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Drs. Brian Schmidt and Seiichi Yamano Awarded $1.2M from NIH to Investigate Gene Delivery for the Treatment of Oral Cancer Pain

June 14, 2016

The National Institute of Dental and Craniofacial Research (NIDCR), part of the National Institutes of Health (NIH), has awarded Drs. Brian Schmidt and Seiichi Yamano a $1.2M grant to test whether their nonviral gene delivery method can effectively and safely treat oral cancer pain.

Quality of life for oral cancer patients can be dismal. “Most of my oral cancer patients have severe pain,” says Brian L. Schmidt, DDS, MD, PhD, professor in the NYU Department of Oral and Maxillofacial Surgery and director of NYU’s Bluestone Center for Clinical Research and of the NYU Oral Cancer Center. “A recent study revealed that oral cancer pain is often more severe than pain from any other type of cancer,” he adds. “Due to their severe pain, my patients have difficulty eating, drinking, or talking, leaving me with no other choice than to prescribe high doses of opioid medications. The clinical challenge of treating oral cancer pain is then compounded by off-target effects produced by pharmacological agents that lack anatomical specificity, since high opioid doses generate unwanted side effects.”

“Gene therapy is emerging as an exciting alternative to opioids for the treatment of cancer pain,” says Seiichi Yamano, DDS, PhD, DMD, MMSc, associate professor in the Department of Prosthodontics at NYU College of Dentistry. “We seek to alleviate oral cancer pain by reversing epigenetic changes. Our gene therapy method will set the stage for a new class of medicines that selectively disrupt nociceptive signaling with fewer off-target effects. Our long-term goal is to develop an effective and safe treatment for oral cancer pain,” adds Dr. Yamano.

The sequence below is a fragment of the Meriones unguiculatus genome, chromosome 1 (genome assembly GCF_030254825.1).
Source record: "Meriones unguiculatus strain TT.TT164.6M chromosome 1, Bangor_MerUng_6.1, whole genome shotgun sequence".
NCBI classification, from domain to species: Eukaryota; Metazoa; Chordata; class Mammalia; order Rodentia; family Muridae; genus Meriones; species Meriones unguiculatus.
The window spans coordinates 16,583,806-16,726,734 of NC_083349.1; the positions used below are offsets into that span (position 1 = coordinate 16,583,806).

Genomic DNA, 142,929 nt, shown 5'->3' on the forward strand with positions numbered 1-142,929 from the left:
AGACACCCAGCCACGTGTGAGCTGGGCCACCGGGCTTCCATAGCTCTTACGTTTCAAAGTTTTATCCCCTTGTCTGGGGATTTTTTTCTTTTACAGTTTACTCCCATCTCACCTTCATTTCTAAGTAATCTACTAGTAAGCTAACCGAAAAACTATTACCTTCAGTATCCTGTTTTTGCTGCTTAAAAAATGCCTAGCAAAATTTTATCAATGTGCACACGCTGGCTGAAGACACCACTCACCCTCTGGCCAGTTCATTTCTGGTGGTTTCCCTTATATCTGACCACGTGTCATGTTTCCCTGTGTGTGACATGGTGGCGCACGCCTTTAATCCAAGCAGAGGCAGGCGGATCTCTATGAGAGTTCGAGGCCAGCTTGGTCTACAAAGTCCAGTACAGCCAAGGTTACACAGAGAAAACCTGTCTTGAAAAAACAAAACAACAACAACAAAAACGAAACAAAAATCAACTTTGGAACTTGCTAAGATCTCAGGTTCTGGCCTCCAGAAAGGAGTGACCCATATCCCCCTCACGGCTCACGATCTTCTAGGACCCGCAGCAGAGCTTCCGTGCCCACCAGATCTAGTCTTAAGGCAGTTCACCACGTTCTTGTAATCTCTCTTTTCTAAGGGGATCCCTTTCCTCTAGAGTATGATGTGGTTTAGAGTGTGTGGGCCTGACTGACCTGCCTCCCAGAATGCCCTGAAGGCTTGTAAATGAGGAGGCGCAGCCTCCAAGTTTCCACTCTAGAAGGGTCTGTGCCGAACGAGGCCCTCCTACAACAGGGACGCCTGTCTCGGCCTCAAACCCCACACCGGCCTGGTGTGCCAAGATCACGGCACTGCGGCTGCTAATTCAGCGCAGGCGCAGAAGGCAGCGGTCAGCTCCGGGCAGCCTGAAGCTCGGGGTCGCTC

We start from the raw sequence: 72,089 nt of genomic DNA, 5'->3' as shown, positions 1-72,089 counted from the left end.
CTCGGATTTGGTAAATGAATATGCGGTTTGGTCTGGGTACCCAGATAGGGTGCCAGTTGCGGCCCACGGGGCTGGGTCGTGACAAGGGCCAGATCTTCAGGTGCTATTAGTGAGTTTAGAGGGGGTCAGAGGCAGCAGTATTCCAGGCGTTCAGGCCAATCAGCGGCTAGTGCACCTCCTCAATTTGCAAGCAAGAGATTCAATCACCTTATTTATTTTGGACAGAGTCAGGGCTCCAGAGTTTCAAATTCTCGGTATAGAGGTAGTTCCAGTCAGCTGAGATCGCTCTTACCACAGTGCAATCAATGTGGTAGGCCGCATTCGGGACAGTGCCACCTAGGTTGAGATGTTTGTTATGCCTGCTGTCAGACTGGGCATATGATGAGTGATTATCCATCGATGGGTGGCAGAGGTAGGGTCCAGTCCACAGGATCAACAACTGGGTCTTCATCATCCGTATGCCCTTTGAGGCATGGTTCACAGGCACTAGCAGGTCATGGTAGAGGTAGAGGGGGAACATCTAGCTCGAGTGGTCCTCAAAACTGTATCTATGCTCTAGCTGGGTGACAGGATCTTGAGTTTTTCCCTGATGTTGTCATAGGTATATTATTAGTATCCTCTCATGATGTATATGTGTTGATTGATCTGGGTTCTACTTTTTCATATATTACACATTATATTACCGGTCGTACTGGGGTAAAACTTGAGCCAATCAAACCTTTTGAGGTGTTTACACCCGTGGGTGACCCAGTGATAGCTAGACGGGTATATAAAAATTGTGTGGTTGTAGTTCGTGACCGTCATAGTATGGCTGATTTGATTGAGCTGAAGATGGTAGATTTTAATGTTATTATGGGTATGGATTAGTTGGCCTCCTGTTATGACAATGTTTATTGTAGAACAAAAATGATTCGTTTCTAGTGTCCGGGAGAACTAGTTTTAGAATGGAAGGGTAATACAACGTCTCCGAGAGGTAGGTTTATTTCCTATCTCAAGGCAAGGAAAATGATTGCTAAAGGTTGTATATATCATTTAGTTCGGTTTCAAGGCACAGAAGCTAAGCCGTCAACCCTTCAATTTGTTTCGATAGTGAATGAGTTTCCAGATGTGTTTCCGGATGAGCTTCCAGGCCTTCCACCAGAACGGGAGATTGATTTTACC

In preliminary work that led to their recent funding success, Dr. Schmidt’s research team demonstrated that OPRM1 (the gene for the µ-opioid receptor) is methylated and down regulated in oral cancer tumors. They also demonstrated that OPRM1 re-expression following viral gene transduction significantly reduced cancer pain in a preclinical model. Expression of the µ-opioid receptor on the cancer led to the secretion of opioids into the cancer microenvironment. 

Because of safety concerns and viral transduction inefficiency, Dr. Yamano created two novel nonviral hybrid vectors:  a cell-permeable peptide (CPP) combined with either a cationic lipid (CPP/lipid) or a cationic polymer (CPP/polymer). These nonviral vectors have excellent transfection efficiency with little cytotoxicity across a range of cell lines including different types of cancer cells. “In addition to their transfection efficiency, my non-viral vectors preferentially transfect oral cancer cells compared to normal cells,” says Dr. Yamano. Transfection efficiency using the nonviral vector in oral cancer cells showed eight-fold more gene transfer than normal cells and higher expression than that for an adenoviral vector.

Dr. Yamano and I collaborated over the last five years in preparation for the work described in this grant,” notes Dr. Schmidt. “I found that delivery of the OPRM1 gene into the cancer reversed cancer pain. I just needed a safe method to deliver the gene. Dr. Yamano’s non-viral method is ideal. We were previously awarded bridge funding by NIDCR (R56DE025393) that allowed us to develop preliminary data for the application. Our long-term goal is to develop an effective and safe treatment for oral cancer pain. These studies are a significant step toward that goal. We foresee clinicians directly inoculating our non-viral vector into oral cancers.”

 

NIH/NIDCR R01 grant number: R01DE025393 (Schmidt/Yamano)